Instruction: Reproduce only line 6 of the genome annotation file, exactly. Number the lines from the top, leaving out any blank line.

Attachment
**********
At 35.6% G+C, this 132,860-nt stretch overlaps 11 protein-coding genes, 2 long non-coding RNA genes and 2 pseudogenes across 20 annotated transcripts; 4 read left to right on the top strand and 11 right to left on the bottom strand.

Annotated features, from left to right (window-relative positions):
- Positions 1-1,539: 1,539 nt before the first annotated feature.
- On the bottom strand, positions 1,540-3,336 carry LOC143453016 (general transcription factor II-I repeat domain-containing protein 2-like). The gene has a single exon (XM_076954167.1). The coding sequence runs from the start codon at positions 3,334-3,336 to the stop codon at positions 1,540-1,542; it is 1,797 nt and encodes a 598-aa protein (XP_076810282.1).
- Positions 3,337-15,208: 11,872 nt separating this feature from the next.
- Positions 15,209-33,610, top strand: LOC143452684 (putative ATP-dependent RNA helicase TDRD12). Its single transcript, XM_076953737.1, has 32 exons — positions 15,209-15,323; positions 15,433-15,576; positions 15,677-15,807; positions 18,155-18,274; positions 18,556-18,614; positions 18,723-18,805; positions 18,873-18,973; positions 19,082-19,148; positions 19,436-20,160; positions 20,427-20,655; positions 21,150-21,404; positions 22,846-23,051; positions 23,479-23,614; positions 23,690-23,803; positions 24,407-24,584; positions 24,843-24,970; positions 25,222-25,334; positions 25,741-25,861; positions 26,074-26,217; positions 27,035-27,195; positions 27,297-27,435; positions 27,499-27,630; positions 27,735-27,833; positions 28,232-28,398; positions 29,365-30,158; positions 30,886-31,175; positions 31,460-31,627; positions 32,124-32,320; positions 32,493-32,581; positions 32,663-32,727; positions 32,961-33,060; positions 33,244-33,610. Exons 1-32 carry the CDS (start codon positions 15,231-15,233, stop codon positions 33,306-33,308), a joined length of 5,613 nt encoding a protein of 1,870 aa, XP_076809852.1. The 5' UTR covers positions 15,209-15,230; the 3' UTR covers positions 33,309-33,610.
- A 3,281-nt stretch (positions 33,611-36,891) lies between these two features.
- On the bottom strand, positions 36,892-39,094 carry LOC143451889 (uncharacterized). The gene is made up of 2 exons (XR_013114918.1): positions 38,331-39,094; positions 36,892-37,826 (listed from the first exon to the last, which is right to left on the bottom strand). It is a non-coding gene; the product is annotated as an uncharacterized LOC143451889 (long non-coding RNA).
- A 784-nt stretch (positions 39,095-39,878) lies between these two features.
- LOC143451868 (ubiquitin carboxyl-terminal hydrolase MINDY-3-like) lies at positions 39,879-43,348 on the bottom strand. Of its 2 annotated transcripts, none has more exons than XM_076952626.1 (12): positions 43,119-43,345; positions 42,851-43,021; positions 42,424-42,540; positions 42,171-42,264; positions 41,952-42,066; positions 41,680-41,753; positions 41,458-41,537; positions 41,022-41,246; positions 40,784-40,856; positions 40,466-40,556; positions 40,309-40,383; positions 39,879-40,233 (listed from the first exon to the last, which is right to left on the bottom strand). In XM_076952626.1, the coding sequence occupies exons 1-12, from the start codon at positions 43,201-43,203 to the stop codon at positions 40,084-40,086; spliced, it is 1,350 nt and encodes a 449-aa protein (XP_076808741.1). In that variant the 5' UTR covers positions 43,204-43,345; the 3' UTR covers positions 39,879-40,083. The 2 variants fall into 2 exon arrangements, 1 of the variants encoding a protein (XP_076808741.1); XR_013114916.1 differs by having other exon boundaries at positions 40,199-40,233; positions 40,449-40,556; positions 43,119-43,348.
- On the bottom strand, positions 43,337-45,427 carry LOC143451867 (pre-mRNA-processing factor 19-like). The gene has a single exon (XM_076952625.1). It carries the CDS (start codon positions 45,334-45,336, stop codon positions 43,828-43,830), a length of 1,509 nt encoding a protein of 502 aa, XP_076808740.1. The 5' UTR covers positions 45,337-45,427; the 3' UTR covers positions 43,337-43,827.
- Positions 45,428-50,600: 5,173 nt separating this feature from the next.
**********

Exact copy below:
- Positions 15,209-33,610, top strand: LOC143452684 (putative ATP-dependent RNA helicase TDRD12). Its single transcript, XM_076953737.1, has 32 exons — positions 15,209-15,323; positions 15,433-15,576; positions 15,677-15,807; positions 18,155-18,274; positions 18,556-18,614; positions 18,723-18,805; positions 18,873-18,973; positions 19,082-19,148; positions 19,436-20,160; positions 20,427-20,655; positions 21,150-21,404; positions 22,846-23,051; positions 23,479-23,614; positions 23,690-23,803; positions 24,407-24,584; positions 24,843-24,970; positions 25,222-25,334; positions 25,741-25,861; positions 26,074-26,217; positions 27,035-27,195; positions 27,297-27,435; positions 27,499-27,630; positions 27,735-27,833; positions 28,232-28,398; positions 29,365-30,158; positions 30,886-31,175; positions 31,460-31,627; positions 32,124-32,320; positions 32,493-32,581; positions 32,663-32,727; positions 32,961-33,060; positions 33,244-33,610. Exons 1-32 carry the CDS (start codon positions 15,231-15,233, stop codon positions 33,306-33,308), a joined length of 5,613 nt encoding a protein of 1,870 aa, XP_076809852.1. The 5' UTR covers positions 15,209-15,230; the 3' UTR covers positions 33,309-33,610.